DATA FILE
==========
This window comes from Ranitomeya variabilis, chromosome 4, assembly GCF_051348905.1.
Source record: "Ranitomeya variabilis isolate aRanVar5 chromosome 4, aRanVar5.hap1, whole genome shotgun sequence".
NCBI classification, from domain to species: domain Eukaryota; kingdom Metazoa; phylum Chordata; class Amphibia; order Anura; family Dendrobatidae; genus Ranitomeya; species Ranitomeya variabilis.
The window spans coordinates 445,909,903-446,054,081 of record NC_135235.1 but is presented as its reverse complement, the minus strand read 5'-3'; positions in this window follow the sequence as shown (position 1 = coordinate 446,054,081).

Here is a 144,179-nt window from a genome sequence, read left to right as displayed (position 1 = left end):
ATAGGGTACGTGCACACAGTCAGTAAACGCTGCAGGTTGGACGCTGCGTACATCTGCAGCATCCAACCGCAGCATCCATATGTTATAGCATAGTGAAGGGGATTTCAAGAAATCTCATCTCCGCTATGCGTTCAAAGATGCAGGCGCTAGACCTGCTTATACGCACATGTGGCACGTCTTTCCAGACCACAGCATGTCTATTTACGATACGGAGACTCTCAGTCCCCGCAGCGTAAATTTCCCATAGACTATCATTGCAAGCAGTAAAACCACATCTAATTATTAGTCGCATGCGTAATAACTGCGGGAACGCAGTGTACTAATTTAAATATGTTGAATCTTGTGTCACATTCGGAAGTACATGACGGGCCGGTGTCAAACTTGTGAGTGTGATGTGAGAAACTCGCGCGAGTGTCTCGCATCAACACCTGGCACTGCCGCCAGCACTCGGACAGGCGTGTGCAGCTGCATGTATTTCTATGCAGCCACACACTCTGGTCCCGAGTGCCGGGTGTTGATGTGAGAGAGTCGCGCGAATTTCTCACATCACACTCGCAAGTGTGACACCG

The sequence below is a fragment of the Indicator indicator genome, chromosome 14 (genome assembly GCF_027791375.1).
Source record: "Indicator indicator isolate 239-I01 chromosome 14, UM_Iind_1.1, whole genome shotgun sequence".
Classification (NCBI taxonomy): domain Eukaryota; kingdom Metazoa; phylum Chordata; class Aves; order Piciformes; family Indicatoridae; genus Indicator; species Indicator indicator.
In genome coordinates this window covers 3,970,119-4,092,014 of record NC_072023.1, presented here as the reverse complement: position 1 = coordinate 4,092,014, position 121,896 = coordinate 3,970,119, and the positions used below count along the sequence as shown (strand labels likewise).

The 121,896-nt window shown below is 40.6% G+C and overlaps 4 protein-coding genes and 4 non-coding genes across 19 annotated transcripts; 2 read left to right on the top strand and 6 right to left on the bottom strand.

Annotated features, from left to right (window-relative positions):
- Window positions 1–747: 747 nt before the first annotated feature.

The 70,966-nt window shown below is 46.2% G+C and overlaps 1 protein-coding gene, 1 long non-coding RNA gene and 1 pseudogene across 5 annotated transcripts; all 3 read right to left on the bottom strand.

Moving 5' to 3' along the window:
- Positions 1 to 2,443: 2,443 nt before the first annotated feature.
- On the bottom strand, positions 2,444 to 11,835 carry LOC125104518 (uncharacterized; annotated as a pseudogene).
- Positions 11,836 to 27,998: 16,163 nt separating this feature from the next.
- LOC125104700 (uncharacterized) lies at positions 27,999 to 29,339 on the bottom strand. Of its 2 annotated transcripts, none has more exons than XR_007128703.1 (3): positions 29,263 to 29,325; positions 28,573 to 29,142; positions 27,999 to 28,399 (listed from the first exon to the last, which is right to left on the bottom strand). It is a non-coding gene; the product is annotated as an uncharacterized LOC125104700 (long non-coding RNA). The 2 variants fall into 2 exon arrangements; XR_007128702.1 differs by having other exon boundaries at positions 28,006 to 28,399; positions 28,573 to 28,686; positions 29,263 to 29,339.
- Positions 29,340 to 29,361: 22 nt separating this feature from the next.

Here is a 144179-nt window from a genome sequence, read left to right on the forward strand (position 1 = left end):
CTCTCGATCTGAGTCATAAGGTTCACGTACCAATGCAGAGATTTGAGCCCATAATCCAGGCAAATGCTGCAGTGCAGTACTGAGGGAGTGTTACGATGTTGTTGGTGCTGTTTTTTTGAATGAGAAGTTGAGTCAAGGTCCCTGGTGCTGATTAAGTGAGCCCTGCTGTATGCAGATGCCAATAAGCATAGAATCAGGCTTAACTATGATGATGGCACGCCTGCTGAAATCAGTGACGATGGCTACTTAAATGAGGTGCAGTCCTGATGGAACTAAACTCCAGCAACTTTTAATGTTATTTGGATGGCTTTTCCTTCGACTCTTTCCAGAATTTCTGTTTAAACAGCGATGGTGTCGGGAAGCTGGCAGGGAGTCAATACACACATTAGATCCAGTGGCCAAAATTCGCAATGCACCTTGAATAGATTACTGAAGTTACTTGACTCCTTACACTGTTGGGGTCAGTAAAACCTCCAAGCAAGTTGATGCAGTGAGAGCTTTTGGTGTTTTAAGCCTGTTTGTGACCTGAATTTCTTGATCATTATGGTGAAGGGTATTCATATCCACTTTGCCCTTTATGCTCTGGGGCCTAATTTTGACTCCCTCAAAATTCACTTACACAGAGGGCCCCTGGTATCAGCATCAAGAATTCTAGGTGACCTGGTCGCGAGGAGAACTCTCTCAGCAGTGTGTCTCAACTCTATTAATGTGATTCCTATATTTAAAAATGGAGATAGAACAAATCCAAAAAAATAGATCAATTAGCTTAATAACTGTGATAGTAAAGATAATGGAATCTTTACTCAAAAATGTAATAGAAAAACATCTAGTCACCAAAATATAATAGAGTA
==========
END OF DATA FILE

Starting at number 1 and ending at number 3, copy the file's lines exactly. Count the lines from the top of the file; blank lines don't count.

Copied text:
This window comes from Ranitomeya variabilis, chromosome 4, assembly GCF_051348905.1.
Source record: "Ranitomeya variabilis isolate aRanVar5 chromosome 4, aRanVar5.hap1, whole genome shotgun sequence".
NCBI classification, from domain to species: domain Eukaryota; kingdom Metazoa; phylum Chordata; class Amphibia; order Anura; family Dendrobatidae; genus Ranitomeya; species Ranitomeya variabilis.